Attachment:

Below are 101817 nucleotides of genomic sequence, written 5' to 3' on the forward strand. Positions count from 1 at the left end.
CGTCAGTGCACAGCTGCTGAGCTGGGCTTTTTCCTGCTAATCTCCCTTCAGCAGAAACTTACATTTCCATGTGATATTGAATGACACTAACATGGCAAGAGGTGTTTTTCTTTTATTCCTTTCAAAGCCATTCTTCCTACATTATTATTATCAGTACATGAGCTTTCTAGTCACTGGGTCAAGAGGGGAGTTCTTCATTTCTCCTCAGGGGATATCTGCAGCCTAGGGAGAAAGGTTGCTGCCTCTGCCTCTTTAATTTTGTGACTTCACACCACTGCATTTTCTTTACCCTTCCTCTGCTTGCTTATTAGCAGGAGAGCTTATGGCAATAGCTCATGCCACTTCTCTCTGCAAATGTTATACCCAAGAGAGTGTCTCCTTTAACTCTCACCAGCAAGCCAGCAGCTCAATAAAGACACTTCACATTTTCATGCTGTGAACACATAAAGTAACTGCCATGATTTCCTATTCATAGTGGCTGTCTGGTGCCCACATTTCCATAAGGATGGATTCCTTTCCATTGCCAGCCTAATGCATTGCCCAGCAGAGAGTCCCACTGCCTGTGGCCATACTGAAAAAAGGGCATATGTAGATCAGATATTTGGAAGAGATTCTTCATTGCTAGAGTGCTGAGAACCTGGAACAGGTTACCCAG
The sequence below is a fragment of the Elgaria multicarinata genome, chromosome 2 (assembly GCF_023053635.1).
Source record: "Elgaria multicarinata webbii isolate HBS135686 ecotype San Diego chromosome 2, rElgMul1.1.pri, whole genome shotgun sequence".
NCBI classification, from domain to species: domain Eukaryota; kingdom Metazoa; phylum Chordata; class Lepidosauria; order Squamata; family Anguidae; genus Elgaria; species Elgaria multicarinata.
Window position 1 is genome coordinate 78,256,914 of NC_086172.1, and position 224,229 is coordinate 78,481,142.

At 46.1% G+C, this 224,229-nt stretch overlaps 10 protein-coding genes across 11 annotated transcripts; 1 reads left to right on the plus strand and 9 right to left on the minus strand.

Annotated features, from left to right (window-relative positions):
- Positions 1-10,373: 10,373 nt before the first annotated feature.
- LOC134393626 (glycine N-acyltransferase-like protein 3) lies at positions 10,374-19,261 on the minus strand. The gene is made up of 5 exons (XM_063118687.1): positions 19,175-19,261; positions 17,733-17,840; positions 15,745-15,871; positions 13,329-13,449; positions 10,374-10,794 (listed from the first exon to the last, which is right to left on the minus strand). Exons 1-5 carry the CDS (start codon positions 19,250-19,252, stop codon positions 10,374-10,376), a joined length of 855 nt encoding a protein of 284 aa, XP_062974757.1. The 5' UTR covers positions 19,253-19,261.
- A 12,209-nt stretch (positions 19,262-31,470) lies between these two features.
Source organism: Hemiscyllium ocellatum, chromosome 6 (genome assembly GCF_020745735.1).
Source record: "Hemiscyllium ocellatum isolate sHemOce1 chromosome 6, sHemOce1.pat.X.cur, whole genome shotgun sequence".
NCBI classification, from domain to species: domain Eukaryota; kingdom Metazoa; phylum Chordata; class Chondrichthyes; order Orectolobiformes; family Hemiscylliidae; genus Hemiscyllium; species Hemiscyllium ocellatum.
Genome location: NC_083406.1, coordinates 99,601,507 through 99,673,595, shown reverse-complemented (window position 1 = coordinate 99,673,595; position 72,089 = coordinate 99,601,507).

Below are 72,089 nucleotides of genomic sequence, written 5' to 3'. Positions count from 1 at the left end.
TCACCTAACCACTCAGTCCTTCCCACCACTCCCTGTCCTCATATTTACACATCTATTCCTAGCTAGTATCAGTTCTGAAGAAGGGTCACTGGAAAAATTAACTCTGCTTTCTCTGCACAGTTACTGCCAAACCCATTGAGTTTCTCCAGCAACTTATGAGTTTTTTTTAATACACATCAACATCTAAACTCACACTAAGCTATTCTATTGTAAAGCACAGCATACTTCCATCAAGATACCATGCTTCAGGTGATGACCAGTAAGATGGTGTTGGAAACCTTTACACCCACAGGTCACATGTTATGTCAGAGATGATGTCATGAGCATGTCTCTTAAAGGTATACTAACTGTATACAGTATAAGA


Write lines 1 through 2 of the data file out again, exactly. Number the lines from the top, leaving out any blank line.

Below are 101817 nucleotides of genomic sequence, written 5' to 3' on the forward strand. Positions count from 1 at the left end.
CGTCAGTGCACAGCTGCTGAGCTGGGCTTTTTCCTGCTAATCTCCCTTCAGCAGAAACTTACATTTCCATGTGATATTGAATGACACTAACATGGCAAGAGGTGTTTTTCTTTTATTCCTTTCAAAGCCATTCTTCCTACATTATTATTATCAGTACATGAGCTTTCTAGTCACTGGGTCAAGAGGGGAGTTCTTCATTTCTCCTCAGGGGATATCTGCAGCCTAGGGAGAAAGGTTGCTGCCTCTGCCTCTTTAATTTTGTGACTTCACACCACTGCATTTTCTTTACCCTTCCTCTGCTTGCTTATTAGCAGGAGAGCTTATGGCAATAGCTCATGCCACTTCTCTCTGCAAATGTTATACCCAAGAGAGTGTCTCCTTTAACTCTCACCAGCAAGCCAGCAGCTCAATAAAGACACTTCACATTTTCATGCTGTGAACACATAAAGTAACTGCCATGATTTCCTATTCATAGTGGCTGTCTGGTGCCCACATTTCCATAAGGATGGATTCCTTTCCATTGCCAGCCTAATGCATTGCCCAGCAGAGAGTCCCACTGCCTGTGGCCATACTGAAAAAAGGGCATATGTAGATCAGATATTTGGAAGAGATTCTTCATTGCTAGAGTGCTGAGAACCTGGAACAGGTTACCCAG